“If this ruling is allowed to stand, it will mean that high school teachers across the United States will have no free speech or academic freedom rights at all,” he said. “This undermines a time-honored tradition that has less to do with religion that it does athletic tradition. It’s a sad statement on our rights as Americans that schools are no longer bastions of freedom.”
Borden’s practice was to bow his head silently or “take a knee” while students on his football team led prayer prior to games.
But in 2005, officials at East Brunswick High School adopted a policy prohibiting representatives of the school district from participating in student-initiated prayer, even though it had been a regular part of the team’s pre-game activities for 25 years.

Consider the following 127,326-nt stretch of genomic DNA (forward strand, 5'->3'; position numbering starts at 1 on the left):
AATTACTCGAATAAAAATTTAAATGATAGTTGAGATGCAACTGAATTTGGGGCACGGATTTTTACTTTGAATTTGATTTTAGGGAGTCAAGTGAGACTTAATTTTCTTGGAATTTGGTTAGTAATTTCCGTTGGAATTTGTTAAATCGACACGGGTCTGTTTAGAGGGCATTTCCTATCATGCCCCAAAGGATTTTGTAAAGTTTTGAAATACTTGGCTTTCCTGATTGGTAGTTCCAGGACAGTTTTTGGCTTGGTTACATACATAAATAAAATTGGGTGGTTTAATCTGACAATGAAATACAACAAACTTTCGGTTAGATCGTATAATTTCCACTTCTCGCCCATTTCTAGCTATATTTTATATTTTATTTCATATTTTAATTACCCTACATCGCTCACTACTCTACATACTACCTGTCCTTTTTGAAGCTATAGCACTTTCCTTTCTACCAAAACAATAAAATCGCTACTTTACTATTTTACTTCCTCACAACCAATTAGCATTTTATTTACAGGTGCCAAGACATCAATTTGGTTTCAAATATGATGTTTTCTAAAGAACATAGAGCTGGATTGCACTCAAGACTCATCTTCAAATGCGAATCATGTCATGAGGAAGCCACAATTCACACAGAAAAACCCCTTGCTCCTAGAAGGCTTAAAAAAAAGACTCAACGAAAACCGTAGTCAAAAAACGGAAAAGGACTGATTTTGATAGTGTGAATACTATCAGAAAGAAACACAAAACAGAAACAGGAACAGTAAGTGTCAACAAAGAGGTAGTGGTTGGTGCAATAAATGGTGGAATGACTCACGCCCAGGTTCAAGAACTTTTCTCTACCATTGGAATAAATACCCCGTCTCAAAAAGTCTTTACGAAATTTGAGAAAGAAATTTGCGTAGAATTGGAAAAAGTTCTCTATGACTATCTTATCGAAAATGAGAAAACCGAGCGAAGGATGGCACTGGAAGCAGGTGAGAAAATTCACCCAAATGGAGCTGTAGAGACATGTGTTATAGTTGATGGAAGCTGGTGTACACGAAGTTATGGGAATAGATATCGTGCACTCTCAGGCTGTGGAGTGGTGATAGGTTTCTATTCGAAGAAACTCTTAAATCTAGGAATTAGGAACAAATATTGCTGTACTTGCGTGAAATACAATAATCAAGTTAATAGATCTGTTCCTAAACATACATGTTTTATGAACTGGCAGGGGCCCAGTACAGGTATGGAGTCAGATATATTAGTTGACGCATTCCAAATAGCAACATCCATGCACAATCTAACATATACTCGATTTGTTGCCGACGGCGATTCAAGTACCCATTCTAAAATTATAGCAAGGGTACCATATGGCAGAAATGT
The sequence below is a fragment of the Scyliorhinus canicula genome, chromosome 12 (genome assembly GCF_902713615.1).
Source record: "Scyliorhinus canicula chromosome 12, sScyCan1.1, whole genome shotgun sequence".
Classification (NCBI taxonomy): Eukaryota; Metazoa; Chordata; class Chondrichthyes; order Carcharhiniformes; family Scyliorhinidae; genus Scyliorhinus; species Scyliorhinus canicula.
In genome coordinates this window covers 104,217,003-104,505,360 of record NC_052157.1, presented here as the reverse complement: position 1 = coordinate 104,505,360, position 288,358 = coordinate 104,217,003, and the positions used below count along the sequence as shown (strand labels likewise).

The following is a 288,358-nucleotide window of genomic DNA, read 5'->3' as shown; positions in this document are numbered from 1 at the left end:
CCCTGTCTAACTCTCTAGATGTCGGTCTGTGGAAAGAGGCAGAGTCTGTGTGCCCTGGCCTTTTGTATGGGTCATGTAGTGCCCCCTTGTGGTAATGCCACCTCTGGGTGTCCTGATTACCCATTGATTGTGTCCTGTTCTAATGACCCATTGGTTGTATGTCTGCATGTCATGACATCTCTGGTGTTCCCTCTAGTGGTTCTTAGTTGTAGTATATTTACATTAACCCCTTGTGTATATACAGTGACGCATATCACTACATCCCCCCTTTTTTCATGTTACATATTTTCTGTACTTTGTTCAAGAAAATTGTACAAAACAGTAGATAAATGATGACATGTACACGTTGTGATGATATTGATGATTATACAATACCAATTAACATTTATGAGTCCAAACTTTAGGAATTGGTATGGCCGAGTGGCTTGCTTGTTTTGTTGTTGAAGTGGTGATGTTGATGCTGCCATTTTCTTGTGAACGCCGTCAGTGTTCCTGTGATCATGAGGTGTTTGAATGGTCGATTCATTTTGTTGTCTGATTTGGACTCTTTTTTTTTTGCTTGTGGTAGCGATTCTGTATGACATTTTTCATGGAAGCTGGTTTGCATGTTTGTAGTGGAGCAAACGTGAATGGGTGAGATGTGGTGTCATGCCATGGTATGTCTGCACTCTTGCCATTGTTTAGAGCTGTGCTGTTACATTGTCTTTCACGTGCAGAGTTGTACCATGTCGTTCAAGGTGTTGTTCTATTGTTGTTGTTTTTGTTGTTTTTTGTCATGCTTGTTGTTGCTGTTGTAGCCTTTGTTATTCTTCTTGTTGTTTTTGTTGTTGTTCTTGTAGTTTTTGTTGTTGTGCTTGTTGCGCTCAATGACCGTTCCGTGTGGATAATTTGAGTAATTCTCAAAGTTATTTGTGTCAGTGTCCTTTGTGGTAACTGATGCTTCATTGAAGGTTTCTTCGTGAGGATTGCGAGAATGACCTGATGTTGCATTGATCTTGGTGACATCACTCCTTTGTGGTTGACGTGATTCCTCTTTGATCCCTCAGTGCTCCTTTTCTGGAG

The school concluded while it could not infringe on the students’ constitutionally protected right to pray, it could limit the actions of coaches, who are public employees and whose participation allegedly would violate “the separation of church and state.”
U.S. District Judge Dennis Cavanaugh ruled the following year the district’s interpretation was wrong and that school officials were violating Borden’s rights to free speech, freedom of association and academic freedom.
The district, however, challenged the ruling and, aided by Americans United for Separation of Church and State, argued Borden lacked any constitutional rights to expression or academic freedom because of his duties as teacher and coach.
The appellate judges concluded Borden’s acts “cross the line and constitute and unconstitutional endorsement of religion.”